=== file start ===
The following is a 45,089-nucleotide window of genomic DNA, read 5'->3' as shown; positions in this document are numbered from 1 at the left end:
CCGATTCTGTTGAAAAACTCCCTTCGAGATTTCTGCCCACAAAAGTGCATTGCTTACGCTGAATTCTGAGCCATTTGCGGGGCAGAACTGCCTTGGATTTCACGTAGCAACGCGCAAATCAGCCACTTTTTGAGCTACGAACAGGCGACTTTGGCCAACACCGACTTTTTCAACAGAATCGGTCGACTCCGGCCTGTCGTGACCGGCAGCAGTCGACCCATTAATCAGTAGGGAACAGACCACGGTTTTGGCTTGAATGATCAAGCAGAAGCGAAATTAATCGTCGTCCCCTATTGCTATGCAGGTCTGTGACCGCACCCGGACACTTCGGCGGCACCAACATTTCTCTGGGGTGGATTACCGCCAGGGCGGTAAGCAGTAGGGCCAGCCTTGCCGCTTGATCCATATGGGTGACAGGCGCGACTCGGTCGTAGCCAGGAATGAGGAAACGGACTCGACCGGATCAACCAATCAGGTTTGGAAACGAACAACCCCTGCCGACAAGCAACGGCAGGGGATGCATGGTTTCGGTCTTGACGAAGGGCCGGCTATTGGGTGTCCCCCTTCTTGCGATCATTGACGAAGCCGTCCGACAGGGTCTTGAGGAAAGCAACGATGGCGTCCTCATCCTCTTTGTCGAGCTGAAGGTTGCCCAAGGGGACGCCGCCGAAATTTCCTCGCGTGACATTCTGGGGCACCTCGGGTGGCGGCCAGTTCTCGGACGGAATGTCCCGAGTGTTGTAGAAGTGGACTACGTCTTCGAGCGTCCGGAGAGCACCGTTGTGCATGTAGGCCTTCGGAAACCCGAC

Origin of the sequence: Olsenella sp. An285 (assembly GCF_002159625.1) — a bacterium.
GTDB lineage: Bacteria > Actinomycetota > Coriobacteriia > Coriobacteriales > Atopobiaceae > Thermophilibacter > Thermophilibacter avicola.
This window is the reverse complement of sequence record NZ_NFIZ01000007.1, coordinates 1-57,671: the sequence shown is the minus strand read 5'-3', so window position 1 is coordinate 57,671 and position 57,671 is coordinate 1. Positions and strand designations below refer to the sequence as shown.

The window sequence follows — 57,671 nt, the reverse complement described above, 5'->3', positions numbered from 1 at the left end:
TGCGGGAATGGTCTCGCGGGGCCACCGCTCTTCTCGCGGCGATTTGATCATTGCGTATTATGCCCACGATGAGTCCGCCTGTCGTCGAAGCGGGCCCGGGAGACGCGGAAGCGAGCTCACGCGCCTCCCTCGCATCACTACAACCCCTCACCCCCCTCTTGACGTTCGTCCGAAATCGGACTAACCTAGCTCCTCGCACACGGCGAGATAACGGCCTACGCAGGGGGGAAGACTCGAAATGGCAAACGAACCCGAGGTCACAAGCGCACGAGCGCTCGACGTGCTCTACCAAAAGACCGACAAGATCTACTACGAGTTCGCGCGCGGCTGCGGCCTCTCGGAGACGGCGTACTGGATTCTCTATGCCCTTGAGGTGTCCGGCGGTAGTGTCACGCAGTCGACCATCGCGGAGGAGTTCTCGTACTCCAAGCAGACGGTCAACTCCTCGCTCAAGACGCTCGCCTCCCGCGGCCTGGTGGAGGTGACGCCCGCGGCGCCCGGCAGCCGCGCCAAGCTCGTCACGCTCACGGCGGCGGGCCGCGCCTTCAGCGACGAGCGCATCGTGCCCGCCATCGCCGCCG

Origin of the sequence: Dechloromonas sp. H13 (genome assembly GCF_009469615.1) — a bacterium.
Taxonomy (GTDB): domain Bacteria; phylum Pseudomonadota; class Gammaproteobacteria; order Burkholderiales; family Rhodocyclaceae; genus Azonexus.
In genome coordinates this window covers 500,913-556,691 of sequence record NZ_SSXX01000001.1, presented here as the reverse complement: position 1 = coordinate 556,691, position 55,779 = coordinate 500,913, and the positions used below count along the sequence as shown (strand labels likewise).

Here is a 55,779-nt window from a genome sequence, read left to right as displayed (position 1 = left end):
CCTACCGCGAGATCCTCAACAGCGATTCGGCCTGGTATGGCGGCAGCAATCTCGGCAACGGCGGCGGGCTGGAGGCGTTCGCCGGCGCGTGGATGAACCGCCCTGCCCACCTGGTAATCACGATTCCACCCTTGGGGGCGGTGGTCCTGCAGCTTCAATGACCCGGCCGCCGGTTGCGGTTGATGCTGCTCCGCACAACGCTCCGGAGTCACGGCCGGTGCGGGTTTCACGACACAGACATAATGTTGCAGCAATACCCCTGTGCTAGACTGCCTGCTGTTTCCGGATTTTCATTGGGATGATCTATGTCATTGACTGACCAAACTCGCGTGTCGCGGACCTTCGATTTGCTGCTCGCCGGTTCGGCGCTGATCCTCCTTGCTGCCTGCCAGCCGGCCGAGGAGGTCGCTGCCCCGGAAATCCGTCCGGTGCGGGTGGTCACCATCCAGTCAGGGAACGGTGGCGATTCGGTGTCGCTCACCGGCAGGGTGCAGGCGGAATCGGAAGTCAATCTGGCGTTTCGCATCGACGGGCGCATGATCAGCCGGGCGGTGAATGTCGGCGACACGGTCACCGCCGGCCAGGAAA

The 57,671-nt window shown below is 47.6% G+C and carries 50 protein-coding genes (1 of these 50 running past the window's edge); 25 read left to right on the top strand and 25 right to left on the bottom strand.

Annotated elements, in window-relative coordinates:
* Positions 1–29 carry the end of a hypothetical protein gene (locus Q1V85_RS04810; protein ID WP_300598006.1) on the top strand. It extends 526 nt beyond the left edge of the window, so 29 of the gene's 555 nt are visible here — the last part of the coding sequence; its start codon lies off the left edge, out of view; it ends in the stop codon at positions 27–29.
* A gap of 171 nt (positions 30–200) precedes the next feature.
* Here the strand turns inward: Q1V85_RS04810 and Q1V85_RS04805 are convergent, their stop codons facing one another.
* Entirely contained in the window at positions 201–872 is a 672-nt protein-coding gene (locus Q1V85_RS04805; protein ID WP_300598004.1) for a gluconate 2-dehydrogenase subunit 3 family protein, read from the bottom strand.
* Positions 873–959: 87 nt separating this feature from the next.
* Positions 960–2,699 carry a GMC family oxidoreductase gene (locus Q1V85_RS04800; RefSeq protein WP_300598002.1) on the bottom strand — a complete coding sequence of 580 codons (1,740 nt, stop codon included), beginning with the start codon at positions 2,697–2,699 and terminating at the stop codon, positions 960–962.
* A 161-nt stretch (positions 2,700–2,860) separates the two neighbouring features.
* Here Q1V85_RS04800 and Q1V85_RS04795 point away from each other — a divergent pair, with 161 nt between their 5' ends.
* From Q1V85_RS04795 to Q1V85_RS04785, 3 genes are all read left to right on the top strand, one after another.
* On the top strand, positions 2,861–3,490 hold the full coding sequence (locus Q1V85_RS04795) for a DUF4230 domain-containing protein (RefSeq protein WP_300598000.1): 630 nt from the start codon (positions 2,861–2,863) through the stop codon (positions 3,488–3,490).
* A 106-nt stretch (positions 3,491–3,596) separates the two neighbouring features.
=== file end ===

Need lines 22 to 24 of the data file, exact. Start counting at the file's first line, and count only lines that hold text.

* Here Q1V85_RS04800 and Q1V85_RS04795 point away from each other — a divergent pair, with 161 nt between their 5' ends.
* From Q1V85_RS04795 to Q1V85_RS04785, 3 genes are all read left to right on the top strand, one after another.
* On the top strand, positions 2,861–3,490 hold the full coding sequence (locus Q1V85_RS04795) for a DUF4230 domain-containing protein (RefSeq protein WP_300598000.1): 630 nt from the start codon (positions 2,861–2,863) through the stop codon (positions 3,488–3,490).